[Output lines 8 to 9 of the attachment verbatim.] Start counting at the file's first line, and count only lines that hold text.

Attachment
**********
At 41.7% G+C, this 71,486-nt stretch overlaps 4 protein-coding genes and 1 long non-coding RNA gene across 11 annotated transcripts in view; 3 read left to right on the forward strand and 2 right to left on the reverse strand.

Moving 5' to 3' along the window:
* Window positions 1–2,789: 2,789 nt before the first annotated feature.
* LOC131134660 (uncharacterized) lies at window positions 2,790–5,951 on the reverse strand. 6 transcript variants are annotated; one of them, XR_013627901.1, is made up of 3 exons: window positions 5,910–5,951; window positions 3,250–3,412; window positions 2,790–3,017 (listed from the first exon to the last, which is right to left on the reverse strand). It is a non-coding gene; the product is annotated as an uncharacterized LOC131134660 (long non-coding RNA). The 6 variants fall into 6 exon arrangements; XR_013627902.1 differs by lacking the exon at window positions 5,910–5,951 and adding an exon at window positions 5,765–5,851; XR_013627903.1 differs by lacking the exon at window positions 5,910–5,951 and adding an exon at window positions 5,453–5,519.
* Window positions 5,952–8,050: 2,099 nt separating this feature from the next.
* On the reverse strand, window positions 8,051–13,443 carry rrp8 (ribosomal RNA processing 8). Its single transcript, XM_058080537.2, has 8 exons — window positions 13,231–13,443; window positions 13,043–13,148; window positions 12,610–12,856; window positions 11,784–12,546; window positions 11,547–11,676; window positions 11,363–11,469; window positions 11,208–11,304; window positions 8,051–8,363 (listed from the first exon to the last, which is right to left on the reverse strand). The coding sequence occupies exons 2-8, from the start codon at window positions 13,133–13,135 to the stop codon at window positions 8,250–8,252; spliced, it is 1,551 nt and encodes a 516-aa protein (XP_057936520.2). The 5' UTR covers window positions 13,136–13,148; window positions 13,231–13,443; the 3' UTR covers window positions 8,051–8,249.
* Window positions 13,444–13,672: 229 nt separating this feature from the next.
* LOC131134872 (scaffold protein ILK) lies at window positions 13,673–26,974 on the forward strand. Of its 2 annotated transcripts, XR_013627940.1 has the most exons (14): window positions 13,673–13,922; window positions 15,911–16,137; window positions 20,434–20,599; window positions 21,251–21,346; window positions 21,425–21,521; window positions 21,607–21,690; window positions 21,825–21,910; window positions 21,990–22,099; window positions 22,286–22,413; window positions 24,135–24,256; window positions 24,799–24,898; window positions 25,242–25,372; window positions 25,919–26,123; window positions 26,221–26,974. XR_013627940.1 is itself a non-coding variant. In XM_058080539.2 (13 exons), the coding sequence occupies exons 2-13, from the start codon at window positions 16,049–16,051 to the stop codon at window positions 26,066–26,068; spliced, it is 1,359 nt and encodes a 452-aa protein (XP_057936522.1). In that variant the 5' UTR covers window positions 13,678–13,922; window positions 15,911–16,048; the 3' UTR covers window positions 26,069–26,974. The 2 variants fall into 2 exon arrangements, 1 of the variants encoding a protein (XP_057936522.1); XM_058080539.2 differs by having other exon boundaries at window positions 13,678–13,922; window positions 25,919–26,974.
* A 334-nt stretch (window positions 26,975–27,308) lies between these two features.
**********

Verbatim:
* LOC131134872 (scaffold protein ILK) lies at window positions 13,673–26,974 on the forward strand. Of its 2 annotated transcripts, XR_013627940.1 has the most exons (14): window positions 13,673–13,922; window positions 15,911–16,137; window positions 20,434–20,599; window positions 21,251–21,346; window positions 21,425–21,521; window positions 21,607–21,690; window positions 21,825–21,910; window positions 21,990–22,099; window positions 22,286–22,413; window positions 24,135–24,256; window positions 24,799–24,898; window positions 25,242–25,372; window positions 25,919–26,123; window positions 26,221–26,974. XR_013627940.1 is itself a non-coding variant. In XM_058080539.2 (13 exons), the coding sequence occupies exons 2-13, from the start codon at window positions 16,049–16,051 to the stop codon at window positions 26,066–26,068; spliced, it is 1,359 nt and encodes a 452-aa protein (XP_057936522.1). In that variant the 5' UTR covers window positions 13,678–13,922; window positions 15,911–16,048; the 3' UTR covers window positions 26,069–26,974. The 2 variants fall into 2 exon arrangements, 1 of the variants encoding a protein (XP_057936522.1); XM_058080539.2 differs by having other exon boundaries at window positions 13,678–13,922; window positions 25,919–26,974.
* A 334-nt stretch (window positions 26,975–27,308) lies between these two features.